One brand we kept seeing was InStep. The parents we talked to said it was a good deal for the price (also because it doesn’t come with the stroller attachment, which we decided we wouldn’t need), and we started looking again. Then David noticed the InStep Take 2 Double Bicycle Trailer went down to $68 on Amazon (score!). We decided to go for it!

We’ve now been on two bike rides with David pulling the trailer. Both times the kids LOVED it. Both times I was so happy to be back on my bike again. There was a time past that mountain biking and snowboarding were a big part of my life. Eventually, I left that life behind. Before Chloe came along, I would still occasionally ride with Barkley trotting beside me. After Chloe, well, it was just one of those pastimes that went by the wayside for a while.

We are going to have so many bike trailer adventures this summer, I just know it! Next on the agenda: to finally get these kids some helmets! Chloe has been making a push to learn to ride her own little bike  with training wheels. She is particularly motivated since our road is full of kids on bikes. Also, earlier this year I decided to buy a micro scooter for Leo (for his birthday, I told myself). I wanted to give him the chance to keep up with his sister and I figured that might be his best shot.

Bring on summer!!!

 


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Mother’s Day Photo Album Scrapbook

As I mentioned yesterday, I was invited by Michaels to join the Make Every Moment Count Blogger Challenge to create a scrapbook project for displaying memories. I also talked about how this would be a perfect gift to give my mom for Mother’s Day, since she doesn’t use a computer and never gets to see all the stories or photos of her grandchildren that I post on my blog or Facebook.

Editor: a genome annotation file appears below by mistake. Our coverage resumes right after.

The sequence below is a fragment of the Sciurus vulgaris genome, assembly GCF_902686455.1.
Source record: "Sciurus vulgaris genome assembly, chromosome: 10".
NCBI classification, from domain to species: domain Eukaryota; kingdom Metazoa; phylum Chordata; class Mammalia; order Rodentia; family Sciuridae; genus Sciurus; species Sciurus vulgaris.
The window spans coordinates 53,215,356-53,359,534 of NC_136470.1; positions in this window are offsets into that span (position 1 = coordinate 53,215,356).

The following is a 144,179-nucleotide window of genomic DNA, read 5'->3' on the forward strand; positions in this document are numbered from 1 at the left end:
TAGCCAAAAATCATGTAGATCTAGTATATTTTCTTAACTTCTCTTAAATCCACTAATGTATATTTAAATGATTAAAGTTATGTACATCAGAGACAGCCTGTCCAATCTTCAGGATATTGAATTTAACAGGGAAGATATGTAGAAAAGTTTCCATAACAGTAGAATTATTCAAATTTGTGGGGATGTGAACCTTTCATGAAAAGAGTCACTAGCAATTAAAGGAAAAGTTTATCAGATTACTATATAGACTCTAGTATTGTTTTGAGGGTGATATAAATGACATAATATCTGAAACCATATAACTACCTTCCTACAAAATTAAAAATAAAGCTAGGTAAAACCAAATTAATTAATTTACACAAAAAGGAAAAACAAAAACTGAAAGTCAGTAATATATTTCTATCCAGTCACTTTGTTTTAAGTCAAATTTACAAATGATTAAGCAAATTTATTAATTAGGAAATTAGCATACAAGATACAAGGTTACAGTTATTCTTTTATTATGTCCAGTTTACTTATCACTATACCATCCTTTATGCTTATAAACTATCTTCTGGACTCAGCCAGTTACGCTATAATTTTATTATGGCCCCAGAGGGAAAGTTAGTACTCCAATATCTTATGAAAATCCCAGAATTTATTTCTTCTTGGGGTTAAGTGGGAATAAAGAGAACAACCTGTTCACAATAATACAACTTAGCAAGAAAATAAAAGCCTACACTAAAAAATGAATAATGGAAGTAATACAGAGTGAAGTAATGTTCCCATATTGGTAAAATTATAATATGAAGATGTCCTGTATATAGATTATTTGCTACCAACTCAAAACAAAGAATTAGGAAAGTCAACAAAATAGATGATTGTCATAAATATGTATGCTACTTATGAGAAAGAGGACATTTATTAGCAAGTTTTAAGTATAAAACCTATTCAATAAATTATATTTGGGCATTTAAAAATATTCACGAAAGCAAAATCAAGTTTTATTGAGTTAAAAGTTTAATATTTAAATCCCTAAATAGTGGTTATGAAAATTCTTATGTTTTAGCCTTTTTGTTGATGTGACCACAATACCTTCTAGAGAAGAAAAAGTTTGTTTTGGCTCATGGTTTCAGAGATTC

Take a look at how it turned out!

The cover is one of my favorite parts. It’s like getting a bouquet of flowers that she’ll be able to enjoy over and over.

Here are some spreads and detail shots:

All of these photos come from posts I shared here on Paperseed, so I also printed out the writing that went with them. That way, my mom knows where we were or what we were doing at the time.

Originally, I was hoping to find a ready-made album in which I could just insert pages. Nothing was quite what I wanted, so I ended up making one from scratch using cover stock and two paper fasteners. You can see them in the photos below:

I love the flexibility of paper fasteners, because it lets you add or delete pages whenever you want, but doesn’t add bulk like ring binders do. It takes some scoring and folding to have everything line up properly, but when its done it has a very clean, streamlined appearance. Here’s a view of the bound edge:

Anyway, I’m off to the post office in a few minutes to get this sent priority mail to the opposite coast. My hope is that Mom will feel like she’s getting a big surprise hug worth of memories and joy in this little book. I don’t tell her often enough how much she means to me. It’s nice to have a yearly reminder to tell her so.

 

Need some tutorials or inspiration for your own scrapbooking project? Michaels has a list of videos and a lookbook here .


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Make Every Moment Count Blogger Challenge

Photos for Scrapbooking

Did you know May is National Scrapbook Month? I’ve been invited by Michaels to join the Make Every Moment Count Blogger Challenge to create a scrapbook project for displaying memories. With Mother’s Day just around the corner, I thought this would be the perfect time.